Risk Reducing Surgery | Chris O'Brien Lifehouse

General Considerations


Oral contraceptive pill The use of OCPs is associated with a risk reduction in ovarian cancer of almost 50%, with longer duration of use (>3 years) associated with further reductions in risk, and this risk reduction persists after cessation of the OCP. The cardiovascular risks for women in the general population taking the OCP are well known, however both the breast cancer and cardiovascular risk for women at high risk of ovarian cancer taking the OCP is uncertain. The possible risks need to be balanced against the likely benefits of prescribing the OCP to women to reduce their risk of ovarian cancer.

Issues around surveillance

Ovarian cancer surveillance is not recommended for women at high or potentially high risk. Evidence shows that ultrasound or CA125, singly or in combination, is not effective at detecting early ovarian cancer. The most effective risk-reducing strategy for ovarian cancer is bilateral salpingoophorectomy.

Risk-reducing salpingo-oophorectomy

Risk-reducing salpingo-oophorectomy is a surgical procedure which includes the complete removal of both fallopian tubes and ovaries. RRSO provides a substantial reduction in the risk of developing ovarian and fallopian tube cancers in women with a BRCA1/2 gene mutation.

  • Impact on survival

    RRSO reduces all-cause mortality by 60%, ovarian cancer- specific mortality by 79% and breast cancer-specific mortality by 56%. A survival benefit of RRSO, has been suggested when performed by age 40 (and when combined with prophylactic mastectomy).

    Ovarian cancer

    For BRCA1/2 mutation carriers treated with RRSO resulted in a 79% reduction in gynaecologic cancer.

    Breast cancer

    For BRCA1/2 mutation carriers RRSO results in a 51% reduction in breast cancer The risk reduction may be more for BRCA2 mutation carriers than for BRCA1 mutation carriers. There was evidence for an age effect, with greater reduction in breast cancer risk for BRCA1 carriers who had RRSO before the age of 50, compared to after age 50.

    Peritoneal cancer

    Primary peritoneal carcinoma may occur despite risk-reducing surgery but is uncommon (≤1%)

    Lynch Syndrome

    In women with Lynch Syndrome, there is an increased risk of cancer of the uterus and ovaries, among other cancers. Prophylactic surgery should be considered in these women from around the age of 35 in those who do not wish to preserve their fertility.

    Occult cancers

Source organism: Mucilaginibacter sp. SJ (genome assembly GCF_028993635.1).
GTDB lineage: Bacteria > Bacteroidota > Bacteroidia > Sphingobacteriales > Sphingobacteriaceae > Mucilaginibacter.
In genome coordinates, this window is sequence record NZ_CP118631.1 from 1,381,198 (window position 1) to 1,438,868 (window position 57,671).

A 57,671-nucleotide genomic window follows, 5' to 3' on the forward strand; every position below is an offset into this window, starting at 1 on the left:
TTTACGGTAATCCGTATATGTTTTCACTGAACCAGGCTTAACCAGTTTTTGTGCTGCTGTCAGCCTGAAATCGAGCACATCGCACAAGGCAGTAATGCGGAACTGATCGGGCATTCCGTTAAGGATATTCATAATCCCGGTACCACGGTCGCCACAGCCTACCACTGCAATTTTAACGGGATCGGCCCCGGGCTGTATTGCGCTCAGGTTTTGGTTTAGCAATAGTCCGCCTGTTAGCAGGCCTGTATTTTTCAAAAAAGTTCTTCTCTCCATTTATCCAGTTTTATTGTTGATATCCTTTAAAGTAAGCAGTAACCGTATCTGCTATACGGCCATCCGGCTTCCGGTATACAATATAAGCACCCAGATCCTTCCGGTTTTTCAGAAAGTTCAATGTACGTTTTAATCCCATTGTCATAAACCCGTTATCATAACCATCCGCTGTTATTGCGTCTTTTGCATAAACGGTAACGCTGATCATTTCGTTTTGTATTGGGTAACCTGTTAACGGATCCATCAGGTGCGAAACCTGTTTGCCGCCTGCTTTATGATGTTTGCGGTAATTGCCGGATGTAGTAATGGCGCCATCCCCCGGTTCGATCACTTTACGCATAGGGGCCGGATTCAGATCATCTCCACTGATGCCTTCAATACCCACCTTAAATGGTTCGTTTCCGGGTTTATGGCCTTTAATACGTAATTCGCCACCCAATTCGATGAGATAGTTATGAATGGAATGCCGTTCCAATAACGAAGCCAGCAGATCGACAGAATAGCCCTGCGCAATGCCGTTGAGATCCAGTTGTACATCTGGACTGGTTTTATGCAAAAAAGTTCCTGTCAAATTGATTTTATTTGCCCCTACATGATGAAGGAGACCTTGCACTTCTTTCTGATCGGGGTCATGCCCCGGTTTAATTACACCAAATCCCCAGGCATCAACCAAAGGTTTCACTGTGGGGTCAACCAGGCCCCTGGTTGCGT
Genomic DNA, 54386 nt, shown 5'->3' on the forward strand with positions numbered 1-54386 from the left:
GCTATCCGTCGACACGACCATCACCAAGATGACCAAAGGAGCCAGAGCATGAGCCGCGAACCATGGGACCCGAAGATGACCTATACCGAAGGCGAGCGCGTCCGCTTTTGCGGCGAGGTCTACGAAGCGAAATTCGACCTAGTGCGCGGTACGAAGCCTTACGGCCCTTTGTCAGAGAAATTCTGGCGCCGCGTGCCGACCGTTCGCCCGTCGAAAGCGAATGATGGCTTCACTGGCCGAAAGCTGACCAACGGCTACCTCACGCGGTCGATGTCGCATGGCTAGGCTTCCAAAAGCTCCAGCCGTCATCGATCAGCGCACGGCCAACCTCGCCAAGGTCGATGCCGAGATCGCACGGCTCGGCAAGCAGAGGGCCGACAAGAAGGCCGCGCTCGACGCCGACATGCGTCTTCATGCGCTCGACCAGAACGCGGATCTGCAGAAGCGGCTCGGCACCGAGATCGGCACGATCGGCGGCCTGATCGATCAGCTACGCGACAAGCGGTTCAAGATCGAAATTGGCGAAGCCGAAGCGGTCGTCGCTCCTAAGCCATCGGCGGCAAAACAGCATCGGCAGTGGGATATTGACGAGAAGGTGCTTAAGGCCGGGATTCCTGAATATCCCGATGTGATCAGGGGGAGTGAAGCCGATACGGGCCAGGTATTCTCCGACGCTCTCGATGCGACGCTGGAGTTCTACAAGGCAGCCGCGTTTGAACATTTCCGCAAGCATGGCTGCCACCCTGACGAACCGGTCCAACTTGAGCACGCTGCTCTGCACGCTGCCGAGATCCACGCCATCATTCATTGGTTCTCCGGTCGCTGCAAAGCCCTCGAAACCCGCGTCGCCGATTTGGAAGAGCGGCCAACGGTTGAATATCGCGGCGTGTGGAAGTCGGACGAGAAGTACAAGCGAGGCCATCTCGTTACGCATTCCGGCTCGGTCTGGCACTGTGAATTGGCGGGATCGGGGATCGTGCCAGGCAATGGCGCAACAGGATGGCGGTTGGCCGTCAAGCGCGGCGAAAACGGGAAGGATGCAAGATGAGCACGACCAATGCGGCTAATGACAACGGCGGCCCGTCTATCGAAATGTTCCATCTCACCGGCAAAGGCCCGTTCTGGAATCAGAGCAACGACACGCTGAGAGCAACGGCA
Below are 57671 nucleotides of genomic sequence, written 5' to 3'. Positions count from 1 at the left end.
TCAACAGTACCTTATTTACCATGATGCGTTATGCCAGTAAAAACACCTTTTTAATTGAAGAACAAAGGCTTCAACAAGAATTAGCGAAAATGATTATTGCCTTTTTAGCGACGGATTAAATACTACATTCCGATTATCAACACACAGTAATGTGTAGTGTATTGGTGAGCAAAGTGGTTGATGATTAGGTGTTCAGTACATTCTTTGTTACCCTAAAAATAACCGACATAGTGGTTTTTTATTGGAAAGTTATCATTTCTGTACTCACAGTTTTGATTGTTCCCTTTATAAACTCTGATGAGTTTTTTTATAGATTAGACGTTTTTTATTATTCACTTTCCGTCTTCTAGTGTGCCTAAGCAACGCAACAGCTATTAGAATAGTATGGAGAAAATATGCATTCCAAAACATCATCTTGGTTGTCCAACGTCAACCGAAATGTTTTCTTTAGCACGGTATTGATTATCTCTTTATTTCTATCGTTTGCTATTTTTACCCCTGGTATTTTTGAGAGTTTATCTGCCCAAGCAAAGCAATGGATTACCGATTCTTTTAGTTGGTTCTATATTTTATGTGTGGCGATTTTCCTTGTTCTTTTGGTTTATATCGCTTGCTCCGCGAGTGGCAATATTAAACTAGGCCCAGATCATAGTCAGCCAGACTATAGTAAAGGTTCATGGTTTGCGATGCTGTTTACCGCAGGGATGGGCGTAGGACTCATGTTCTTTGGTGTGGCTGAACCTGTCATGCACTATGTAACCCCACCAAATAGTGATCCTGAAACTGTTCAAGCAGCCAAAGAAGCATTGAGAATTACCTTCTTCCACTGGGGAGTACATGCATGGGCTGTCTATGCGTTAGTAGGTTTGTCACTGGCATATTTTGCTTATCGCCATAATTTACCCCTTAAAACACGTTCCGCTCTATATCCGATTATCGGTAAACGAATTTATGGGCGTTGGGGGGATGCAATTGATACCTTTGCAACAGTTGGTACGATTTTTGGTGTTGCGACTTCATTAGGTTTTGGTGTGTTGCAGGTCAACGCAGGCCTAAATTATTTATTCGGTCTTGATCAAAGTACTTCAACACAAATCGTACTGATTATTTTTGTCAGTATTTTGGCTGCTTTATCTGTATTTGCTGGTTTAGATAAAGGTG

Occult cancers have been detected in the fallopian tubes and ovaries at RRSO. Rates of occult ovarian cancer detected at RRSO range from 0 to 17%. They were more often detected in BRCA1 mutation carriers and were often of fallopian tube origin as cancers tend to develop at an earlier age in this population.

  • – Menopausal symptoms

    The main symptoms experienced after RRSO are those associated with surgically-induced menopause. Women more commonly report night sweats, sleep disturbance, hot flushes, and loss of interest in sex and have significantly more severe vasomotor symptoms than women who go through natural menopause. Those who had RRSO before age 50yrs have more palpitations than those with RRSO at ≥ 50yrs. Hormone replacement therapy (HRT) is effective in the management of menopausal symptoms following RRSO. There appears to be no increased risk of breast cancer in BRCA1/2 mutation carriers taking short-term HRT following RRSO performed before age of 50.

    – Long-term health effects

    Studies showed women who had RRSO before age 45 and who had not received oestrogen up until age 45 had significantly higher cardiovascular mortality, compared to women who did have oestrogen following RRSO up until age 45 who showed no increase in mortality. In addition to adverse effects on cardiovascular and bone health, increased risk of Parkinson disease and dementia were also reported.

    – Sexual dysfunction

    Women who undergo RRSO experience more pain/discomfort during sexual activity than those in control groups.

    – Quality of life following RRSO

    There is no consistent evidence of an overall impact on quality of life, either positive or negative, following RRSO. There is reduced anxiety in women following RRSO and also a high level of satisfaction with their decision. There is evidence of reduced cancer worry in women, about both ovarian and breast cancer, following RRSO. Cancer worry is lowest in women who had both RRSO and prophylactic mastectomy. Women who have RRSO report more bodily pain at 12 months post- assessment than before the surgery. Women also report more discomfort (vaginal dryness and dyspareunia), less pleasure and satisfaction during sexual activity and more endocrine symptoms than women who have not undergone RRSO.

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